101. How to Write Non-Fiction: Turn Your Knowledge into Words
by Joanna Penn
Narrated by Caroline Holroyd
I read Joanna Penn’s excellent book, The Healthy Writer, a couple months ago and it was a revelation. I’ve enjoyed her blog for a while and also really like her podcast, so I was excited when this new book of her came out. I write primarily non-fiction as a journalist, but this book was an interesting take on the topic. To be honest, it wasn’t super relevant for me because I primarily write journalism and creative non-fiction (my memoir) but it was still a really good basic guide into the world of non-fiction. I think it’s more relevant for entrepreneurs and authors who want to self-publish their work, another reason why this book wasn’t really for me, but there was a lot of information. Primarily, I love Joanna’s attitude to do what you love. Her own story of authorship and success is pretty incredible and she details a good chunk of it here, including her marketing plan. There was a LOT to learn and I’d definitely say this is a good starter book for anyone interested in writing non-fiction books… especially if they want to self-publish them or build a business around their writing. (Started: 8/5/2018, Finished: 8/9/2018 — via Audible)

102. Not That Bad: Dispatches from Rape Culture
by Roxane Gay
Narrated by Roxane Gay, Brandon Taylor, Emma Smith-Stevens, A.J. McKenna, Lisa Mecham, Vanessa Martir, xTx, & Sophie Mayer
I’m not even sure where to start with this really important book. It’s an anthology that I first remember reading about a while ago, and I was excited to to finally get it. I mean, excited in a petrified way because this book was going to be heavy… And it definitely was. It was a difficult book to read, but had a lot of insights that really moved me. I’ve been lucky enough to have never experienced rape or serious sexual harassment but, like most women, I have experienced plenty of cat calls and all that. It’s pretty horrifying and I felt like I was living some of these experiences myself, but it was a great read. So visceral, so heart-wrenching. It’s definitely a great read for anyone who… I dunno, really anyone. And everyone. The book doesn’t really offer solutions but it does offer a deeper understanding of our current culture. (Started: 8/9/2018, Finished: 8/11/2018 — via Overdrive)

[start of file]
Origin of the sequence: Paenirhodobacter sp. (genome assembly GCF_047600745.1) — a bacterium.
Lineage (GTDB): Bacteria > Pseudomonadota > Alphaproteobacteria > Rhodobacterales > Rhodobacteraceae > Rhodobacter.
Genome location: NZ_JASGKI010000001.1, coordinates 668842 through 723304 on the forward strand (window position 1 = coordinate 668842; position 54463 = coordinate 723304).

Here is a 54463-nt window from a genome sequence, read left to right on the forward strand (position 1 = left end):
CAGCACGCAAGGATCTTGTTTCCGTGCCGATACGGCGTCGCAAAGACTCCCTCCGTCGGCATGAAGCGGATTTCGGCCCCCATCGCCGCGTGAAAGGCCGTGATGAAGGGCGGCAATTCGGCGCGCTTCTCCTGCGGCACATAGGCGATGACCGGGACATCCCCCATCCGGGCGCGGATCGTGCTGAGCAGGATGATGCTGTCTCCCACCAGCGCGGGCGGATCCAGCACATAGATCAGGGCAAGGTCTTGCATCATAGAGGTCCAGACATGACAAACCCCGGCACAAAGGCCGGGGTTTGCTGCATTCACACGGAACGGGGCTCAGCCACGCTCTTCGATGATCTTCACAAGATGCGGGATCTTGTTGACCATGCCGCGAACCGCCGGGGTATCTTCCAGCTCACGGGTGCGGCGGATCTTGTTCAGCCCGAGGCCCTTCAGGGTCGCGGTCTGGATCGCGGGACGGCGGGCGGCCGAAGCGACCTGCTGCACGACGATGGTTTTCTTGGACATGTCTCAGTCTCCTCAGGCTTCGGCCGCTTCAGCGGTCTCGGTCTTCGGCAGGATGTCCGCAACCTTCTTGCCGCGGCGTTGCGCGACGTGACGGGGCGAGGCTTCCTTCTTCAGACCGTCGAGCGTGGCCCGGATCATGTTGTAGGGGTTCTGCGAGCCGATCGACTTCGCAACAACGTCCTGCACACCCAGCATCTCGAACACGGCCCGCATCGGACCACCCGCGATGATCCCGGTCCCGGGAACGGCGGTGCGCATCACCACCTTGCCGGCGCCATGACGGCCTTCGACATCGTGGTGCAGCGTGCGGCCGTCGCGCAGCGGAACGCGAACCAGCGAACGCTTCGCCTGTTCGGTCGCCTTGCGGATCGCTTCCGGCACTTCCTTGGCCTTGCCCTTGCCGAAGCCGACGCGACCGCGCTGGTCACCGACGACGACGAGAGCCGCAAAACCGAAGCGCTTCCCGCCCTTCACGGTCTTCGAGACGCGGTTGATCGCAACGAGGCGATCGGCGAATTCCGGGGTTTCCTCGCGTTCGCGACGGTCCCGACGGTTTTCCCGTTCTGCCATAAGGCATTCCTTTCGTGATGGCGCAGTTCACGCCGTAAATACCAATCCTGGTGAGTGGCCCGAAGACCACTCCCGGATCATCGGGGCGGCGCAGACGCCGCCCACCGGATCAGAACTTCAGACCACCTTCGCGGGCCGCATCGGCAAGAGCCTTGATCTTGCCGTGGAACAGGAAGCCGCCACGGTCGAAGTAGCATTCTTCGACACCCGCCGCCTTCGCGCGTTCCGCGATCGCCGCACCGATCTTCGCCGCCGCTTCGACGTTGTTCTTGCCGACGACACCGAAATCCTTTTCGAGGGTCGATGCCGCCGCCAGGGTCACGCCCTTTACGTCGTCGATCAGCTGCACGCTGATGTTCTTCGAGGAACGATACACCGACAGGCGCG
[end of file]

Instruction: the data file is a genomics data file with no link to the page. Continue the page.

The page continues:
103. The Misadventures of Awkward Black Girl
by Issa Rae

Narrated by author
I wanted to start a book immediately after my last one, though usually I take a quick podcasting break, but decided to go straight into this one because I needed something a bit on the happier side. I really loved reading about Issa Rae’s life, upbringing, her thoughts on everything from black culture to being awkward to relationships and everything in between. My only real complaint about the book is that it was not chronologically laid out. This isn’t usually an issue for me, but this book really felt like it could have been a bit easier to follow if it was chronological. Still, it was a wonderful read filled with lots of great and fun tidbits. She has a really interesting take on the world, and this was a fun read for anyone. (Started: 8/11/2018, Finished: 8/13/2018 — via Overdrive)